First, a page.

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ACS Nano

  • Life Science
  • Carbon-Based Materials

A Carbon Nanotube Optical Sensor Reports Nuclear Entry via a Noncanonical Pathway

Authors Januka Budhathoki-Uprety, Rachel E. Langenbacher, Prakrit V. Jena, Daniel Roxbury, and Daniel A. Heller

Abstract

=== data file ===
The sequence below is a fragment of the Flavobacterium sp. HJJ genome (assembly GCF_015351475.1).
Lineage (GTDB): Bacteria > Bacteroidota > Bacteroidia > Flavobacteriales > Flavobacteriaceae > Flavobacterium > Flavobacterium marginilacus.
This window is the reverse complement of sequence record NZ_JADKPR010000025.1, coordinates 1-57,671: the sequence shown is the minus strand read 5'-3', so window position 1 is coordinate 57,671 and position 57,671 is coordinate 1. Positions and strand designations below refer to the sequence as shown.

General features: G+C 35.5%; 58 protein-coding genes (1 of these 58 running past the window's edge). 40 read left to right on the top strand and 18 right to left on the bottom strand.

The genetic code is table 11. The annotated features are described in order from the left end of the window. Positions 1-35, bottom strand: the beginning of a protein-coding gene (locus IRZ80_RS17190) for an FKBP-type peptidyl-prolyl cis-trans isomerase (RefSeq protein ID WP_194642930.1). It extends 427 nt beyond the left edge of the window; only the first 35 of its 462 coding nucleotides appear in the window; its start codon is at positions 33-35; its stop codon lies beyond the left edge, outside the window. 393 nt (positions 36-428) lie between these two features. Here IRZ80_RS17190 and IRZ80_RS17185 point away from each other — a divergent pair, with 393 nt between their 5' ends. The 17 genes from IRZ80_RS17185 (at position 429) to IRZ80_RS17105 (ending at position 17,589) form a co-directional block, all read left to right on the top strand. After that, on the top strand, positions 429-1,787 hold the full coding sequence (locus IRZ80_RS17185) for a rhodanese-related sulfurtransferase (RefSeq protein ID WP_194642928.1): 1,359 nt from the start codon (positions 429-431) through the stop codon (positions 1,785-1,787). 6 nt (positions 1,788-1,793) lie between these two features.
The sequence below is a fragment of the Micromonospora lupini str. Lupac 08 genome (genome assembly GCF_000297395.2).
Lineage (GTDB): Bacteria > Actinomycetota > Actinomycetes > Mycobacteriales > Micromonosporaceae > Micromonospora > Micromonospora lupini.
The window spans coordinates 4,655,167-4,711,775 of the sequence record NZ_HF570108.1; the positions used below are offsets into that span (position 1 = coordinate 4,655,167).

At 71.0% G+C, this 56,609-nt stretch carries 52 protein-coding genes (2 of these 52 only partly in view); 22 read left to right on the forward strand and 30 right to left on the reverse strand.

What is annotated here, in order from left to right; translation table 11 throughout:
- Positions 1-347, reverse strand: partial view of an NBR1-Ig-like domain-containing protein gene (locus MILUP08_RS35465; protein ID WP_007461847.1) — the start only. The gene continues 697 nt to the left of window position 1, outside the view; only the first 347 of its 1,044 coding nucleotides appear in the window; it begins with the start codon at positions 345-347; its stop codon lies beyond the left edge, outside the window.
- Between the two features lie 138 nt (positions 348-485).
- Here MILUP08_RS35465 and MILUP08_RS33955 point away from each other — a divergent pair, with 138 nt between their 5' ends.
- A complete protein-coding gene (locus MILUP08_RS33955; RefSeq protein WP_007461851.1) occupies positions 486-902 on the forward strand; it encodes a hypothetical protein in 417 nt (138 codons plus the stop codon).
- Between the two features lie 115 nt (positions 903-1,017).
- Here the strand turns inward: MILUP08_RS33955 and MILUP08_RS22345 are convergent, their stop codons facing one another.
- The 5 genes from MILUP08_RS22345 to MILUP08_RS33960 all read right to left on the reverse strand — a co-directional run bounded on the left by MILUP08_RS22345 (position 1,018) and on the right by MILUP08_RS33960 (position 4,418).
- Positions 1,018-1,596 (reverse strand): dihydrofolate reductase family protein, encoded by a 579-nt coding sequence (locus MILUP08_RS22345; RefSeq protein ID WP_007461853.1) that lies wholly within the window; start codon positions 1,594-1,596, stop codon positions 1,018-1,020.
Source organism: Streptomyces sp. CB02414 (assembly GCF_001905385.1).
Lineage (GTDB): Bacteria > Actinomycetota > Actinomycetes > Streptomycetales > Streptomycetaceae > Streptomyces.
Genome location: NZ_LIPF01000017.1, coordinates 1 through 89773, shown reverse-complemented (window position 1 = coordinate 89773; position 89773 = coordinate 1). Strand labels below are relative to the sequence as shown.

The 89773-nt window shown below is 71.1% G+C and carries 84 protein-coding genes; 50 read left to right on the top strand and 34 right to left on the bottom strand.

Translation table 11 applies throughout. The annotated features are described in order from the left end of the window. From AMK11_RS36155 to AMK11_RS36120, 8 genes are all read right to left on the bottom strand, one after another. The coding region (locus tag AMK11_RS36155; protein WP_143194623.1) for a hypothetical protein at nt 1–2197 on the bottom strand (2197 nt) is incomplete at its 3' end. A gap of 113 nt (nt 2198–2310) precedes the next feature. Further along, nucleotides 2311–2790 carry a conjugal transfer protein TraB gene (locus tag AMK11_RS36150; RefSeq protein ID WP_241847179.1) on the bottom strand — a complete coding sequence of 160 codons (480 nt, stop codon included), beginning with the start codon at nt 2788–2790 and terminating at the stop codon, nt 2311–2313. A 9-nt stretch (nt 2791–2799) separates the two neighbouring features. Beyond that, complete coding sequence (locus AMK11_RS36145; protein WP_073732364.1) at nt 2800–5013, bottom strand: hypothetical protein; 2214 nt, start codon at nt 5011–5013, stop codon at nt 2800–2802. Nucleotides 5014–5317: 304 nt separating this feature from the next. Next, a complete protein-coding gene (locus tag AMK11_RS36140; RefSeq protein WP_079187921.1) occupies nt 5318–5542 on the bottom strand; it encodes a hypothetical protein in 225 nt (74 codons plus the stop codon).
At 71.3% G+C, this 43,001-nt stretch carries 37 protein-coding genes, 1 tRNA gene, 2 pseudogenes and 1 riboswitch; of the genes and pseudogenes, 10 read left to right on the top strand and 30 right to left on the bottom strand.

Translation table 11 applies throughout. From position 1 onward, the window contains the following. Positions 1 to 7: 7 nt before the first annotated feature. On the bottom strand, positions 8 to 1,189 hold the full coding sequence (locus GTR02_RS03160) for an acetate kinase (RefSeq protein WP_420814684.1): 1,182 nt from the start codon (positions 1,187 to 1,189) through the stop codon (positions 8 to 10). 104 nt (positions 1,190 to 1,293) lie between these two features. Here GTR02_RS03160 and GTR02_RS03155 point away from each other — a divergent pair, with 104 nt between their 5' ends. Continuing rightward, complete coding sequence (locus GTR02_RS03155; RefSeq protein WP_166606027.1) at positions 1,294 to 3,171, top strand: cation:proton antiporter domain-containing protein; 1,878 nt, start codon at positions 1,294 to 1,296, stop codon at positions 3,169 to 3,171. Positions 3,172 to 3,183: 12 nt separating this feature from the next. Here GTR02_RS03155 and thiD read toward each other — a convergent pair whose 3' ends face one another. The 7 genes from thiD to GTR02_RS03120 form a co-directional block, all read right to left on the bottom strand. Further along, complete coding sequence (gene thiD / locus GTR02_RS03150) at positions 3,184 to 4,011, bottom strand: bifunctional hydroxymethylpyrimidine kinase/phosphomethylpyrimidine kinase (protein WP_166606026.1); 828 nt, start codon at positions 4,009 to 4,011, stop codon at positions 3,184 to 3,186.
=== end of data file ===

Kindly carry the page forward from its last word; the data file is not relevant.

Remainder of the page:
Single-walled carbon nanotubes are of interest in biomedicine for imaging and molecular sensing applications and as shuttles for various cargos such as chemotherapeutic drugs, peptides, proteins, and oligonucleotides. Carbon nanotube surface chemistry can be modulated for subcellular targeting while preserving photoluminescence for label-free visualization in complex biological environments, making them attractive materials for such studies. The cell nucleus is a potential target for many pathologies including cancer and infectious diseases. Understanding mechanisms of nanomaterial delivery to the nucleus may facilitate diagnostics, drug development, and gene-editing tools. Currently, there are no systematic studies to understand how these nanomaterials gain access to the nucleus. Herein, we developed a carbon nanotube based hybrid material that elucidate a distinct mechanism of nuclear translocation of a nanomaterial in cultured cells. We developed a nuclear-targeted probe via cloaking photoluminescent single-walled carbon nanotubes in a guanidinium-functionalized helical polycarbodiimide. We found that the nuclear entry of the nanotubes was mediated by the import receptor importin β without the aid of importin α and not by the more common importin α/β pathway. Additionally, the nanotube photoluminescence exhibited distinct red-shifting upon entry to the nucleus, potentially functioning as a reporter of the importin β-mediated nuclear transport process. This work delineates a noncanonical mechanism for nanomaterial delivery to the nucleus and provides a reporter for the study of nucleus-related pathologies.

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